Cuba aims for energy independence

Sugarcane fields in Cuba. Image credit: lezumbalaberenjena

“The right path for Cuba is the sun, energy independence is national independence.” A firm statement from Rossel Guerra, head of Cuba’s renewable energy directorate, as he recently outlined Cuba’s sustainable energy targets:

Cuba established a commitment to stop emitting 6 million tons of carbon dioxide per year into the atmosphere, as part of a comprehensive program that includes changing the energy matrix, [Guerra] recalled.

According to Guerra, among the main investments planned are 25 bioelectric plants, which will take advantage of the bagasse (residue) of sugarcane and forest biomass.

Guerra explained that three bioelectric plants are in the execution phase, another eight are the object of negotiations for the creation of joint ventures and the remaining 14 are part of the portfolio of opportunities that will be presented at the next Cuba Sustainable Energy Forum 2018, from January 30 to February 1.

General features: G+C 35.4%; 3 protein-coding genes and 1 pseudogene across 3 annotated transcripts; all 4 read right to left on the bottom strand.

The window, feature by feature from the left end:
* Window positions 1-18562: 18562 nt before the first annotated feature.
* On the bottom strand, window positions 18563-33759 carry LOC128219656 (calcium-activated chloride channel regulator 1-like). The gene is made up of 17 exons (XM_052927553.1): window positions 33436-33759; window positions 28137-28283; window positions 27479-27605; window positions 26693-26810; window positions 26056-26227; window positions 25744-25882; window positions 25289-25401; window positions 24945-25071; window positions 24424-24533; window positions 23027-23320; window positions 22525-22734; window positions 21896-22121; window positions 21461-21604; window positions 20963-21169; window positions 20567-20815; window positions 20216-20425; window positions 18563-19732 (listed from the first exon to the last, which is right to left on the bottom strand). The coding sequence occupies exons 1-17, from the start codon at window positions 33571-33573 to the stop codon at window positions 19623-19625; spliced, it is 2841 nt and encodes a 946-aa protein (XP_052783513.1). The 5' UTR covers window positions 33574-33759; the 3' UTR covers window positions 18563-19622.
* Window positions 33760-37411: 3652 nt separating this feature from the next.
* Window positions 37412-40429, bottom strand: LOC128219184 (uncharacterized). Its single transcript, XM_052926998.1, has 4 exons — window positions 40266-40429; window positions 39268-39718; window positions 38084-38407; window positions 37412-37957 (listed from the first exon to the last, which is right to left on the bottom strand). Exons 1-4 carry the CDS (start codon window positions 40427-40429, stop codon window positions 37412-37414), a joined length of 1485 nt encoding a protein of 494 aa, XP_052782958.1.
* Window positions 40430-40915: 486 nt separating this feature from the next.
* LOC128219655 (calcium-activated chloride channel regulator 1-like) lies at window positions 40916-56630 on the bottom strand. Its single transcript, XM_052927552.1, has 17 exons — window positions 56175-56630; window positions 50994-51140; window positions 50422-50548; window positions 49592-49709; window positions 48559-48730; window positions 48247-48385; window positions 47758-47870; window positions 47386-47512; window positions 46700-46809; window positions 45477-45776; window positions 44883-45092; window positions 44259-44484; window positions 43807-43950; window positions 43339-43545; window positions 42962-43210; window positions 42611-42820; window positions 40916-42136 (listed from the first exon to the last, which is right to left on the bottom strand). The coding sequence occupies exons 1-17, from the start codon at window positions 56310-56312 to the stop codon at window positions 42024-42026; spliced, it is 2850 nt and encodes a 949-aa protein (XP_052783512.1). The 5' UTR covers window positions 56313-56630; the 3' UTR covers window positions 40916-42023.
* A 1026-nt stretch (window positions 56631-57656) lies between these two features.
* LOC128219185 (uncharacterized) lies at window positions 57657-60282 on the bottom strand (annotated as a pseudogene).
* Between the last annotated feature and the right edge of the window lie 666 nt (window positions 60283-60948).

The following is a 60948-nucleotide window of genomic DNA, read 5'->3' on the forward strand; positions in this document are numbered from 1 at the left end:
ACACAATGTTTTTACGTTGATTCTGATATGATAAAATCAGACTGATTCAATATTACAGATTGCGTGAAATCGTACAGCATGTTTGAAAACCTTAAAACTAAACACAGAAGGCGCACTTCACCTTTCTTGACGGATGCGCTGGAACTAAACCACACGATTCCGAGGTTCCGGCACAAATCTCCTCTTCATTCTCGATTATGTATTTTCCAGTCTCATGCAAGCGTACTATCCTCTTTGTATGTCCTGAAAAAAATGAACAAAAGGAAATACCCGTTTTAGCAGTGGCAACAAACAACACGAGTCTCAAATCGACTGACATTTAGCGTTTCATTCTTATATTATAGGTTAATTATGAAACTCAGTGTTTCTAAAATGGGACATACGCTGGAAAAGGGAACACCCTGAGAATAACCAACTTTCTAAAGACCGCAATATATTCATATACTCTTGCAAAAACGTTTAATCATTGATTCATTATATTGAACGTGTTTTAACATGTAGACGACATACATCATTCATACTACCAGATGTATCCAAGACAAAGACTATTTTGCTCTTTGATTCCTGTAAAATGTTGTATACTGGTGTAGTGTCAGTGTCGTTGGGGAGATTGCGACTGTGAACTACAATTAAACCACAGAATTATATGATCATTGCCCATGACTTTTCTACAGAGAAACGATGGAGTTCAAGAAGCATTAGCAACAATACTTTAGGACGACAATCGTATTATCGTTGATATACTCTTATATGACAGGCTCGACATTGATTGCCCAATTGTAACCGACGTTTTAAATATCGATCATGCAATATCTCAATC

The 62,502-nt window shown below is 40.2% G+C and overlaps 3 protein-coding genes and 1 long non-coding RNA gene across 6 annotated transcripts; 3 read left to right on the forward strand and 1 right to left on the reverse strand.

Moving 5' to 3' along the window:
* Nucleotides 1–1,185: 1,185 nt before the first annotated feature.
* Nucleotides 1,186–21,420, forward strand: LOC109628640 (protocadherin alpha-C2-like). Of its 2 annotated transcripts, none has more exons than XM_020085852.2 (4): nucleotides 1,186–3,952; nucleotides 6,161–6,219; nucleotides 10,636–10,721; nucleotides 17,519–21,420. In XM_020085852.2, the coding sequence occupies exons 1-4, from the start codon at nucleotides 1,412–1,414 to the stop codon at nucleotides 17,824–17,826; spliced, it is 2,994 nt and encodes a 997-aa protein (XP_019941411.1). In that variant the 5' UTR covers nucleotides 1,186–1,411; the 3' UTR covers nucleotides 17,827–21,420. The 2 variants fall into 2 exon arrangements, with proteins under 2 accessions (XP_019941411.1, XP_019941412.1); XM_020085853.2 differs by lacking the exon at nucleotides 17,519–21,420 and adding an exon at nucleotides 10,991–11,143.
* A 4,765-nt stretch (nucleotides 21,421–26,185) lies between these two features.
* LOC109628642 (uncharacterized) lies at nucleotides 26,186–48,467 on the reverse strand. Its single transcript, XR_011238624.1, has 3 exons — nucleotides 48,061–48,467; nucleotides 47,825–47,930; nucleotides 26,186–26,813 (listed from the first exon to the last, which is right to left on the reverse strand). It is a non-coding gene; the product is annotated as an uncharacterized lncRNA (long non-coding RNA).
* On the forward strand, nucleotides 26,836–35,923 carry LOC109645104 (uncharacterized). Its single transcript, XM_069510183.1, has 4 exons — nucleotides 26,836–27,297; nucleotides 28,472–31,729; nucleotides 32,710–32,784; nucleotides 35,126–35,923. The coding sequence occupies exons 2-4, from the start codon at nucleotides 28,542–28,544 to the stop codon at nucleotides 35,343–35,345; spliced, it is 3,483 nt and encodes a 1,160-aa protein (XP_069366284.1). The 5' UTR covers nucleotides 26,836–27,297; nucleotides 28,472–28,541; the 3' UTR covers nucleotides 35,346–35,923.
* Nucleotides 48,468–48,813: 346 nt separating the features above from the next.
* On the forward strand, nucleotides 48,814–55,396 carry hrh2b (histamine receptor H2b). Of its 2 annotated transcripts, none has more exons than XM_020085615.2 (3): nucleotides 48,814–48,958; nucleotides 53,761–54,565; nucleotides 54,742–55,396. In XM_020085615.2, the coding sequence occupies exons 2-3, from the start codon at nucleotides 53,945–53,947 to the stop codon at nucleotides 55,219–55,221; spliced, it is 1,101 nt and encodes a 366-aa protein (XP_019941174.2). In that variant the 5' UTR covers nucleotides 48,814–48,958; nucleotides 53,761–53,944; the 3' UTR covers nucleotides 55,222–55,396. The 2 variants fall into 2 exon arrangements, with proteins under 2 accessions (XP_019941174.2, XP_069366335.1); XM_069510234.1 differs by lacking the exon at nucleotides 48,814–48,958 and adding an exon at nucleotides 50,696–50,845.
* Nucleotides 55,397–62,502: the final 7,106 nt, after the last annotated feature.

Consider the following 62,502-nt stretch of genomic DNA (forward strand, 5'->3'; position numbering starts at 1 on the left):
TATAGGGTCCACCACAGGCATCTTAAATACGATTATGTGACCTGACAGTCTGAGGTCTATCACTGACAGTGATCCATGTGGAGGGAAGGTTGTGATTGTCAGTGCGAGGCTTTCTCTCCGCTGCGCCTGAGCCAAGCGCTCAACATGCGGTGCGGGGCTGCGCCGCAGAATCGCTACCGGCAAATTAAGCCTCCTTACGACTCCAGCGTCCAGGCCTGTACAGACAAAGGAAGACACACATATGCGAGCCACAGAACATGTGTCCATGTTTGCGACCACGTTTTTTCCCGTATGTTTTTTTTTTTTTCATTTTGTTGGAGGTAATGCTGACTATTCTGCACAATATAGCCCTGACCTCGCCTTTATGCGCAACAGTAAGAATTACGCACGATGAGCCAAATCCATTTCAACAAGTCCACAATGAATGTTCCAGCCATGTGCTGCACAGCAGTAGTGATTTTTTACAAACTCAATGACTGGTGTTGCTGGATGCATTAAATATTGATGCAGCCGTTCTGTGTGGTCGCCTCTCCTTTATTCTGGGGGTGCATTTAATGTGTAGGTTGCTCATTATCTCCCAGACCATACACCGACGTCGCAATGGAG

The specialist also highlighted the program for the use of wind energy, with 14 zones under construction, which will provide six percent of the total electricity generation planned for 2030 from renewable sources.

Of the 14 wind enclaves, 10 were awarded to foreign investors and four are in the process of negotiation, said the expert, who also highlighted the purpose of installing more than 200 solar photovoltaic zones and 74 small hydroelectric plants.

By 2030, he summarized, Cuba plans to produce 7,316 gigawatts/hour (GW/h) per year from renewable energy sources, which will represent 24 percent of the country’s total generation by that date, estimated at some 30,000 GW/h.

Read the full report from Prensa Latina.

See also: the website of the Cuba Sustainable Energy Forum 2018.

Previously on Green Antilles: Construction underway on 101MW windfarm in Cuba.


[Image credit: lezumbalaberenjena]

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